Successful innovators are just that because they are able to tap into an unmet need. One shining example is Washington DC artist, Meg Dattoria, came up with her clever collection of kinetic rings called Fidget Rings to help anxious or really restless people. She knows all too well what a fidget feels and does because she is one herself.
|"Tilt" Fidget Ring|
Meg realized her habit of moving her legs and feet especially when engaged in a low energy activity like watching tv was disruptive to those around her. But she needed to fidget "to calm her anxieties and focus her mind." She is not alone as many of us have different ways of fidgeting - twirling locks of hair, tapping feet, biting fingernails are but a few examples.
As Meg herself wrote in her thesis paper, rhythmic sensory stimulation is not a new concept - for example, oral mantras have been used for thousands of years as an auditory focusing technique.
So how do they work? Meg sent me a couple of her fidget rings (shown below) for review - the current Slide 1 ring as well as an earlier prototype all-nylon version which is more durable. The final design will have ths same band as the original but with a flatter slider. The new design will be out later this week. There is also a Slide 1 ring available for a lucky winner in his or her choice of size and color.
|Slide 1 original and prototype for new all nylon Slide 1|
While the slider looks like a typical ring focal, one has to remember the function of the ring, This focal moves! The prototype slider moves more smoothly than the original. Having the slider below means one can fidget by manipulating it with one's other hand underneath. So no one can see you fidgeting!
The slider does make a slight sound when moved but won't be noticeable in normal environments. I will try it out in at the cinema as I often get the fidgets during slow parts of a movie. Far better than shuffling constantly in my seat and annoying my neighbors!
Shown here are some of the other designs including the metallic ones. She used 3D computer software to design the rings. The plastic created with a combination of hand metal work and 3D printing with an acrylic photopolymer. She hand dyes them in a variety of colors. The metal ones are made from a bronze-steel composite.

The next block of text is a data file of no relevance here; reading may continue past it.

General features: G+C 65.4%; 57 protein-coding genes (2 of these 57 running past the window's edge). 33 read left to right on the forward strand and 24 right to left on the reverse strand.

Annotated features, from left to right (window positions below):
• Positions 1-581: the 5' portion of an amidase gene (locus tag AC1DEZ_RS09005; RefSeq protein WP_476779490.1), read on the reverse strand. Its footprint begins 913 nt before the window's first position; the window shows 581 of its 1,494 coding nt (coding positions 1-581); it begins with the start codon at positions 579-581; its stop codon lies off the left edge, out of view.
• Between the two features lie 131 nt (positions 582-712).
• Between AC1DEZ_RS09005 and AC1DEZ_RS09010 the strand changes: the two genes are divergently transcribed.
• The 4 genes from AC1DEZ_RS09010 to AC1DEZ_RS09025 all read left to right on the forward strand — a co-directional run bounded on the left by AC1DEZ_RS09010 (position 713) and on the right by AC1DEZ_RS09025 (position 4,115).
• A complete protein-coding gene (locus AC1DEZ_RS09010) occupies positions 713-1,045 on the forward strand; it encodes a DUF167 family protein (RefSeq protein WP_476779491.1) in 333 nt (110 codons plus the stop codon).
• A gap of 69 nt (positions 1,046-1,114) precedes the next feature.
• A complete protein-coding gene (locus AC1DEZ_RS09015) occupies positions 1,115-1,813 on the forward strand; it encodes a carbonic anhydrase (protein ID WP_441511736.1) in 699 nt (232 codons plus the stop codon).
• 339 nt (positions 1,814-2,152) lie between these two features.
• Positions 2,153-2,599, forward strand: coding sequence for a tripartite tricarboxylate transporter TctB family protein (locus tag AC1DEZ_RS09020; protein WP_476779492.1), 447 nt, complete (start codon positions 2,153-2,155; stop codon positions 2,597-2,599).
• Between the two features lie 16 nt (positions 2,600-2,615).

Her designs "mimic the natural way our hands move when we fidget". The rings also help individuals with ADHD, Asperger Syndrome and autism by increasing their focus on specific activities. Meg's brother was diagnosed with ADHD as a child so she is well aware of how the rings will benefit these individuals.
|"Roll2" Fidget Ring|
|"Slide1" Fidget Ring|
|"Slide2" Fidget Ring|
If you'd like to win a Slide 1 Fidget Ring (your choice of size and color), please make a comment below. Make sure you leave contact info below if you do not have an online shop or blog.
Email subscribers need to scroll down the post they receive, click on Share Comment and enter your comment. Pick Name/URL. If you don't have a store or blog, leave the URL blank.
This giveaway is international.
Extra entries if you become or are a blog subscriber or follower etc. If you also do shout outs about this giveaway, those will count as additional entries too! Please say so in the comments.
It ends in a week's time at 6 pm EST Monday, February 16, 2015 . I will pick the winner randomly and announce the results as soon as possible after. So be sure to leave a contact email if you don't have an online link or make sure you come back and check! Otherwise I will redraw in a week. Good luck!
Before You Go:
- Kinetic Adornments - Moving Jewelry
- More Kinetic Jewelry - Spinning Jewelry
- How to Make an Easy Wire Wrapped Spinner Ring
Original Post by THE BEADING GEM
Jewelry Making Tips - Jewelry Business Tips